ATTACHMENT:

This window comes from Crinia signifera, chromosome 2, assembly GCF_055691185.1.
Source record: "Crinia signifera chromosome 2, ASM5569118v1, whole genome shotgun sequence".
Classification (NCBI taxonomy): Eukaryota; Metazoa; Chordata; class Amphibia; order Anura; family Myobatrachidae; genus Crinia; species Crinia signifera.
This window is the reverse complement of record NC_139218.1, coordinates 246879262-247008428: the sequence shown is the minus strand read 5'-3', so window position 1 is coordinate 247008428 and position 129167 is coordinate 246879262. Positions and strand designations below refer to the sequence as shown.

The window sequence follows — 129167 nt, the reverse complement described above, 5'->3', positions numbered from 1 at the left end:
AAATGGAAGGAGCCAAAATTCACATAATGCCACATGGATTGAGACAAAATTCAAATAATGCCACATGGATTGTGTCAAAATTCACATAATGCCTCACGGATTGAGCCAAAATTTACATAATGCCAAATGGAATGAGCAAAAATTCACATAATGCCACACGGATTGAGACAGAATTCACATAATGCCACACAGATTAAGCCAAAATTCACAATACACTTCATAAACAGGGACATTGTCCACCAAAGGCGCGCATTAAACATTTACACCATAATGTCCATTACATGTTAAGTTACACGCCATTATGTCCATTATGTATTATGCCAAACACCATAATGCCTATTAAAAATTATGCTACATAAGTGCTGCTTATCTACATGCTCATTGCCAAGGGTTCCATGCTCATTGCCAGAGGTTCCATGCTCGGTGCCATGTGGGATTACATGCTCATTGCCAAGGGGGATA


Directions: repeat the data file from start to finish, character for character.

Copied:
This window comes from Crinia signifera, chromosome 2, assembly GCF_055691185.1.
Source record: "Crinia signifera chromosome 2, ASM5569118v1, whole genome shotgun sequence".
Classification (NCBI taxonomy): Eukaryota; Metazoa; Chordata; class Amphibia; order Anura; family Myobatrachidae; genus Crinia; species Crinia signifera.
This window is the reverse complement of record NC_139218.1, coordinates 246879262-247008428: the sequence shown is the minus strand read 5'-3', so window position 1 is coordinate 247008428 and position 129167 is coordinate 246879262. Positions and strand designations below refer to the sequence as shown.

The window sequence follows — 129167 nt, the reverse complement described above, 5'->3', positions numbered from 1 at the left end:
AAATGGAAGGAGCCAAAATTCACATAATGCCACATGGATTGAGACAAAATTCAAATAATGCCACATGGATTGTGTCAAAATTCACATAATGCCTCACGGATTGAGCCAAAATTTACATAATGCCAAATGGAATGAGCAAAAATTCACATAATGCCACACGGATTGAGACAGAATTCACATAATGCCACACAGATTAAGCCAAAATTCACAATACACTTCATAAACAGGGACATTGTCCACCAAAGGCGCGCATTAAACATTTACACCATAATGTCCATTACATGTTAAGTTACACGCCATTATGTCCATTATGTATTATGCCAAACACCATAATGCCTATTAAAAATTATGCTACATAAGTGCTGCTTATCTACATGCTCATTGCCAAGGGTTCCATGCTCATTGCCAGAGGTTCCATGCTCGGTGCCATGTGGGATTACATGCTCATTGCCAAGGGGGATA